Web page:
How a Tennessee hospital cut uninsured ED visits by nearly 70%

Memphis, Tenn.-based Regional One Health is seeing uninsured emergency department visits drop under a new model that aims to help chronically ill patients navigate the safety-net system.

The model, called ONE Health, has helped coordinate care and connect 224 repeat ED or inpatient hospital users to social services, according to healthcare journalist Bara Vaida, whose article was published by Health Affairs. Under the nurse-led model, Regional Health directs high-ED users to benefits through the Supplemental Nutrition Assistance Program and subsidized housing through the Department of Housing and Urban Development, among other services.

Regional One launched the model due to rising uninsured ED visits and unsustainable uncompensated care costs. From July 2016 to June 2018, nearly half of the hospital's roughly 35,500 ED visits were made by uninsured patients. Among uninsured patients, 774 used the ED between 10 and 210 times, costing the hospital a collective $20.2 million, according to the article.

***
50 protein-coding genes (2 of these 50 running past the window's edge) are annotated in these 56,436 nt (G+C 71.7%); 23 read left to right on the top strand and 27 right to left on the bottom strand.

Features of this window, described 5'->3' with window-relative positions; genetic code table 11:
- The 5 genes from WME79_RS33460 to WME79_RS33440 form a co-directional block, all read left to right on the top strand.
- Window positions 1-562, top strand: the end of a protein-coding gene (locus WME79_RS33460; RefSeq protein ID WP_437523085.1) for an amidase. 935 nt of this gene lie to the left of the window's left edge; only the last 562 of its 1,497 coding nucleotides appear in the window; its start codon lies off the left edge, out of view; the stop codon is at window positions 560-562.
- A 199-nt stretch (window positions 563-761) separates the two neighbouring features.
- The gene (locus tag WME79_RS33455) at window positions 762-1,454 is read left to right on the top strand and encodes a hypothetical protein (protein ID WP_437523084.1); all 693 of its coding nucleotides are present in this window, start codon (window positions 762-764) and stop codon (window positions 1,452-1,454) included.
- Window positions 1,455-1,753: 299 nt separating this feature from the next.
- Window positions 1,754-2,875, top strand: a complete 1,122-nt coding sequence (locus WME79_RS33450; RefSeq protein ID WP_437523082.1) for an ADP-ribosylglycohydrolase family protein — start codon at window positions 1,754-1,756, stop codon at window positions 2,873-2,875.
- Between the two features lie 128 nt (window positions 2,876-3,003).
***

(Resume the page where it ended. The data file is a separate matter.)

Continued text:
Over a 15-month period, ONE Health helped lower uninsured ED visits by 68.8 percent. Uninsured inpatient admissions declined even more — 75.4 percent — and lengths of stay fell 78.6 percent. Regional One estimates the decreases led to $7.5 million in healthcare savings.

Reginald Coopwood, MD, CEO of Regional One, told Ms. Vaida the results are so promising that the health system is looking to expand ONE Health to Medicare and Medicaid patients.

Read Ms. Vaida's full recap of the model here.

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